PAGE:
(lldb) po label

(UILabel *) $12 = 0x06a3ded0 <UILabel: 0x6a3ded0; frame = (0 0; 320 80); text =


World'; clipsToBounds = YES; userInteractionEnabled = NO; layer = <CALayer:


If you want to get really crazy, you can override values directly by using p or print to make interpreted calls during the execution of your application. This call changes the label text from “Hello World” to “Bye World.” It does that by executing the items within the square brackets, casting the void return to an integer, and then printing the (meaningless) results.

(lldb) p (int)[label setText:@"Bye World"]

(int) $13 = 117671936

(lldb) po label

(UILabel *) $14 = 0x06a3ded0 <UILabel: 0x6a3ded0; frame = (0 0; 320 80); text = 'Bye

World'; clipsToBounds = YES; userInteractionEnabled = NO; layer = <CALayer:


Set Another Breakpoint

You can set additional breakpoints during a debugging session. For example, add a second breakpoint just after the line that sets the text alignment to center, on the line that sets the background color. Just click in the gutter next to label.backgroundColor, or wherever you want to set the breakpoint.

Confirm that the current alignment is set to 0, the default value, by inspecting the label’s textLabelFlags—you will have to open the disclosure triangles in the column to the left of the lldb interface to see these label attributes. With the new breakpoint set, click the Resume button. It appears as a right-pointing triangle with a line to its left.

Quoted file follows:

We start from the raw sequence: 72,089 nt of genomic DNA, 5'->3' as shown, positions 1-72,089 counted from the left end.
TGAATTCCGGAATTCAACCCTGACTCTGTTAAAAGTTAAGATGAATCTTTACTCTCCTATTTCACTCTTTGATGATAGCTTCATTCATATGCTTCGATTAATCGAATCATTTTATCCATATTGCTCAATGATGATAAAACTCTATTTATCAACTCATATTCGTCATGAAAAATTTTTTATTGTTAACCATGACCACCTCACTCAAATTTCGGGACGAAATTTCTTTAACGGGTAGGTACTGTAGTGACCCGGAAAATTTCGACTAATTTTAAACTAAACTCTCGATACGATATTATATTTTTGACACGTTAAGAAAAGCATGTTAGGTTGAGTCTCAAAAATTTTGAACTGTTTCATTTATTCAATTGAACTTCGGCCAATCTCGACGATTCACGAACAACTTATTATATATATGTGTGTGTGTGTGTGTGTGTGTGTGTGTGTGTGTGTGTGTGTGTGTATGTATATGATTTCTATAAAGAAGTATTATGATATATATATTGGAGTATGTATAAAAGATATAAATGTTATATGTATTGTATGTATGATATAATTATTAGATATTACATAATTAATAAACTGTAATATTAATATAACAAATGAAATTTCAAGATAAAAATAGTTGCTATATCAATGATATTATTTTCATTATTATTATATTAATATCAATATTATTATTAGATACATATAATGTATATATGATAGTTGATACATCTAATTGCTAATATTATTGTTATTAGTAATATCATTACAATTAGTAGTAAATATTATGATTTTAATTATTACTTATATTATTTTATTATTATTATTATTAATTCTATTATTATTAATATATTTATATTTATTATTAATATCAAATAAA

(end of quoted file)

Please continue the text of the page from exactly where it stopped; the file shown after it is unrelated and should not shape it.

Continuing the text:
HelloWorld resumes execution until the next breakpoint, where it stops. The green arrow should now point to the backgroundColor line, and the explicit alignment flag updates from 0 to 1 as that code has now run, changing the value for that variable.

(lldb) p (int) [label textAlignment]

(int) $19 = 1

You can further inspect items by selecting them in the left-hand debugging inspector, right-clicking, and choosing Print Description from the contextual pop-up menu. This sends the description method to the object and echoes its output to the console.

List your breakpoints by issuing the breakpoint list command. Lldb prints out a list of all active breakpoints.

(lldb) breakpoint list

Current breakpoints:

1: file ='main.m', line = 26, locations = 1, resolved = 1

baton: 0x11b2dd380

  1.1: where = Hello World`-[TestBedAppDelegate helloController] + 365 at


  address = 0x0000211d, resolved, hit count = 1

3: file ='main.m', line = 30, locations = 1, resolved = 1

baton: 0x12918d6c0